The distinction between Syrians of different religious backgrounds has become a concern to all Syrians. Long gone are the days preceding the Assad era when we Syrians could be proud of our teachers, our coaches, our doctors, or our politicians based on their services to the public. During the Assad era, weÂ were made aware of who we were through tactical and often sectarian oppression that went beyond disfranchisement and discrimination toÂ reprehensible tyranny with easy deaths.
Intellectuals sometimes make the mistake of categorizing all Arab Sunnis as a homogeneous religious group. We are not. A Gulf Sunni differs from a Levant Sunni and a N. African Sunni differs from a Gulf Sunni. We are neither Gulf Wahhabis nor N. African Muslim Brothers; in fact, we followed an ideology (al-Qawmieh al-Arabyeh)Â created by Antoun Saade, a Christian, and a political party (al-Baath) created by a Christian, a Muslim, and an Alawite. Compare this to the antiquity and singularity of Mohammad ibn Abdul Wahab or the political Islamisation and collectivismÂ of Sayyed Qutb and Hassan Bana.
The Levant Sunnis (Syria, Lebanon, and Jordan) are far gentler than other Sunnis in other regions and far better educated because we co-mingled with minorities and other cultures for 2000 years. We are not perfect but we certainly are not extremist savages. Sunnis of the Levant never formed a Hezbollah-like or a Taliban militia orÂ collectivelyÂ fought someone else’s battle. Even the Palestinian cause was rammed down our throats by the “resistance”Â ideologyÂ of Assad and although Syrians feel empathy for the Palestinians, our cause to re-build our nation will reign supreme after Assad.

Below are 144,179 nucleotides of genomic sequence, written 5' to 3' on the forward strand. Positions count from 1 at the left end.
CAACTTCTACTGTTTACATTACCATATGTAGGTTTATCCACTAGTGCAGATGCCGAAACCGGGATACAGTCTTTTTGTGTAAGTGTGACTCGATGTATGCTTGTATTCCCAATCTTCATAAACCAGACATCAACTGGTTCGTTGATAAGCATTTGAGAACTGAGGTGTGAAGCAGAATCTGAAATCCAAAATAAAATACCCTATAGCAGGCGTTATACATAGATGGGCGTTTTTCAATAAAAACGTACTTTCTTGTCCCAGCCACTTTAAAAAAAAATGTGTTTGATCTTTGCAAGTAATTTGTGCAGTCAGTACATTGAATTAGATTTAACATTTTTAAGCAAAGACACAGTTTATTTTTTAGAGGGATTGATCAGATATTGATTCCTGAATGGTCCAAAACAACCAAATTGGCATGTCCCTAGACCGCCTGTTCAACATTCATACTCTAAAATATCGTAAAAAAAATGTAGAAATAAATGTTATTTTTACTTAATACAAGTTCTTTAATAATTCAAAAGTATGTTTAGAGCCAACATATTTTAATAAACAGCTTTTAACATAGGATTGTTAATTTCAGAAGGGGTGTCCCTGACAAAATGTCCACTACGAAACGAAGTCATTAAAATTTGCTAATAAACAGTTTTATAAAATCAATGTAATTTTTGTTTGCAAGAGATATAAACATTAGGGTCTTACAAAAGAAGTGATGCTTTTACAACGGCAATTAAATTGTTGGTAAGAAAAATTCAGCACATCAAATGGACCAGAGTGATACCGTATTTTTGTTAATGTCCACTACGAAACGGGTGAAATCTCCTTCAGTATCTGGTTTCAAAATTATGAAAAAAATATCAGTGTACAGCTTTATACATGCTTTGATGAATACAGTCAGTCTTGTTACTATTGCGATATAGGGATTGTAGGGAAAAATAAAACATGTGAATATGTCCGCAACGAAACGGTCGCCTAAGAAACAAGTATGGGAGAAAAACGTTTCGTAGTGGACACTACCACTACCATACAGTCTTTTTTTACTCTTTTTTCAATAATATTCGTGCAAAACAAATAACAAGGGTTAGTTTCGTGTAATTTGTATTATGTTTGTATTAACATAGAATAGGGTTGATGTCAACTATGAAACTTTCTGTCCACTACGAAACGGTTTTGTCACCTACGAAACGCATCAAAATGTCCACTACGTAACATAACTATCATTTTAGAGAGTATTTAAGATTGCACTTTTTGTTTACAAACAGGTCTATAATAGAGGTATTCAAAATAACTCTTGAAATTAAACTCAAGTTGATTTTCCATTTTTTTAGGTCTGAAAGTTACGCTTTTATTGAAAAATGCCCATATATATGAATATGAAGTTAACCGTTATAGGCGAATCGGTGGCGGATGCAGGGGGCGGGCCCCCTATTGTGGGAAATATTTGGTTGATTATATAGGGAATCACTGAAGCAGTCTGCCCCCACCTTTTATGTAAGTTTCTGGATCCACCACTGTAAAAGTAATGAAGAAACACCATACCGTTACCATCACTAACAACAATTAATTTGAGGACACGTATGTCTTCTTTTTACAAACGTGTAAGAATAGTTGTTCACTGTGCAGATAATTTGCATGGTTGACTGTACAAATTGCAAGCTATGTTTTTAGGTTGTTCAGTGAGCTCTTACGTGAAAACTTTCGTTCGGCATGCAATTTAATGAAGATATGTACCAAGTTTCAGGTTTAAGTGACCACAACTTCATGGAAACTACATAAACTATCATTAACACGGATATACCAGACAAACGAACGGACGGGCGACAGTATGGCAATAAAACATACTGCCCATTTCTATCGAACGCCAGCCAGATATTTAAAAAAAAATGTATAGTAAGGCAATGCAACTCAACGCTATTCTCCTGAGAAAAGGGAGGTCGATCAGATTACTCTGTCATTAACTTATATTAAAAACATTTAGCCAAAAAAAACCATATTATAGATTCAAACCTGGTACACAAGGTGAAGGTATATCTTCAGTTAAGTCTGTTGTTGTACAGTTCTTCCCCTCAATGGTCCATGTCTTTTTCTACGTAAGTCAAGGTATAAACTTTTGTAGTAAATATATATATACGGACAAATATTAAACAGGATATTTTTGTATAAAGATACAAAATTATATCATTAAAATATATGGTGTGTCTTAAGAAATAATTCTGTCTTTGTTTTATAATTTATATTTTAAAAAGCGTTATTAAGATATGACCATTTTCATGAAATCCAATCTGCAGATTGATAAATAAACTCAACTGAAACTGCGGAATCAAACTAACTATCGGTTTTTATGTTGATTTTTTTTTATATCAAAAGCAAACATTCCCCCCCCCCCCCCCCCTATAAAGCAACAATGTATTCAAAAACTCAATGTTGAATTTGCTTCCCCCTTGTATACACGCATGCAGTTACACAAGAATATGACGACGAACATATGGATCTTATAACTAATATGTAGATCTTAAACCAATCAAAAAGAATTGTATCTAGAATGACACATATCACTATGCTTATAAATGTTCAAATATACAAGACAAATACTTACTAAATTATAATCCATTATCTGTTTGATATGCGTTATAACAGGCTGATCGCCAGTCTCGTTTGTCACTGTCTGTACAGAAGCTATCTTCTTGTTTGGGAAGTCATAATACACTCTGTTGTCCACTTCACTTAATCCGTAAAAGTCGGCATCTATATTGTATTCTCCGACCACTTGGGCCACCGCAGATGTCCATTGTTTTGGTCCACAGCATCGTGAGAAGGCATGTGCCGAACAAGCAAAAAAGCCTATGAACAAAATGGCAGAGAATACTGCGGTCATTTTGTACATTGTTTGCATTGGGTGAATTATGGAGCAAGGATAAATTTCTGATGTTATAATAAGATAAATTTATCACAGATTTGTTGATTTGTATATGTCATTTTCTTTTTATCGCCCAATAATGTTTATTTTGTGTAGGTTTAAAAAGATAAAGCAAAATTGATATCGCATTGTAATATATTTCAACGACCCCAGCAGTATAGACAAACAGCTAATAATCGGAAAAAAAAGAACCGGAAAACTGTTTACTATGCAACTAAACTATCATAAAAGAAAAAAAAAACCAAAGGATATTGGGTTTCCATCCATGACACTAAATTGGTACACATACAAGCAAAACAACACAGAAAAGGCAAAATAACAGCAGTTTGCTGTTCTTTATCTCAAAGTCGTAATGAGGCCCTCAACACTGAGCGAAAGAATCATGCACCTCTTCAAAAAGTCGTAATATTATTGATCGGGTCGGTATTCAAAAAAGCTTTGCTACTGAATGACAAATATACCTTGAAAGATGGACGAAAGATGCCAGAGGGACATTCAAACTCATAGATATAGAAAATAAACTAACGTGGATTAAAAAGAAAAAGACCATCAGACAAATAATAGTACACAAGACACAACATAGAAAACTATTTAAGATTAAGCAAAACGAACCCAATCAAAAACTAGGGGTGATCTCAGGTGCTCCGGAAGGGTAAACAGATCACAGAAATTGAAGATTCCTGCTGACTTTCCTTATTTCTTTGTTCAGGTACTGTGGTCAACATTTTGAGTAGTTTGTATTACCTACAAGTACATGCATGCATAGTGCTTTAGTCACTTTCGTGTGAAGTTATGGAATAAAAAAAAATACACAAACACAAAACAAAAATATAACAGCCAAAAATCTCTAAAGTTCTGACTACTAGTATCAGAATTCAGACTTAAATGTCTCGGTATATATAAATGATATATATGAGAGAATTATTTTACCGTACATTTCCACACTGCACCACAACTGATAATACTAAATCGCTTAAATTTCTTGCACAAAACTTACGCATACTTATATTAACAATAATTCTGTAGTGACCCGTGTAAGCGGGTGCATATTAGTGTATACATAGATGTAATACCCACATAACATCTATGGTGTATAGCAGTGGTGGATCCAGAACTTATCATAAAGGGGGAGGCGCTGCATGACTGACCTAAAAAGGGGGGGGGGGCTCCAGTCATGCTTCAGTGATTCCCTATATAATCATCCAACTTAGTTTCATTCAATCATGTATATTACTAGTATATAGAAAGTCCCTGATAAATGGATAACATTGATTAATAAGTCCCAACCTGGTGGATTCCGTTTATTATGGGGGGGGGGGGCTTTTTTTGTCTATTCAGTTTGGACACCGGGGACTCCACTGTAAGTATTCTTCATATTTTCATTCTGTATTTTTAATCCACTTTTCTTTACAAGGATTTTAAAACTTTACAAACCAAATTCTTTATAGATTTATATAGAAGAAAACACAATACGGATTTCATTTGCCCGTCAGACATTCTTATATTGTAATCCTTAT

In the last four decades, Syrian Sunnis have relinquished their fate to the Alawites (Bad experience because of the Assad family) and some Sunnis to this day still trust their fate to the Alawites. As an example, take the al-Kawakibi family in Aleppo, one of the most prominent Sunni families with a deep history in defense of liberties dating back to the 19th century. Abdel Rahman al-Kawakibi wrote about Ottoman oppression the way many Syrians today write about the Assad oppression. Â The fact that al-Kawakibi support Assad today has a very profound meaning with regard to understanding how different the Sunnis of Syria are as compared to other Sunnis in other regions. We don’t fight, we trade. We are only fighting today to survive and to wash away the memories of the last 40 years of oppression.
True that relations were never ideal between the Alawite and the Sunni communities. True that Sunnis disrespected the Alawites and marginalized them. But Sunnis did not imprison illegally, torture or kill the Alawites of Syria. Sparse incidents of such, if they happened, were not part and parcel of a government policy whose central premise rested on this top priority. The ShabeehaÂ militia killing today have been dehumanized by the Assad regime to kill women and children without any emotions. It’s not random. The mistake made by Assad was to feel too comfortable applying these measures against the Syrian people reflecting no regard to the Alawites own well-being in the future. They placed themselves in a lose-lose situation all of Syria is paying the price for today.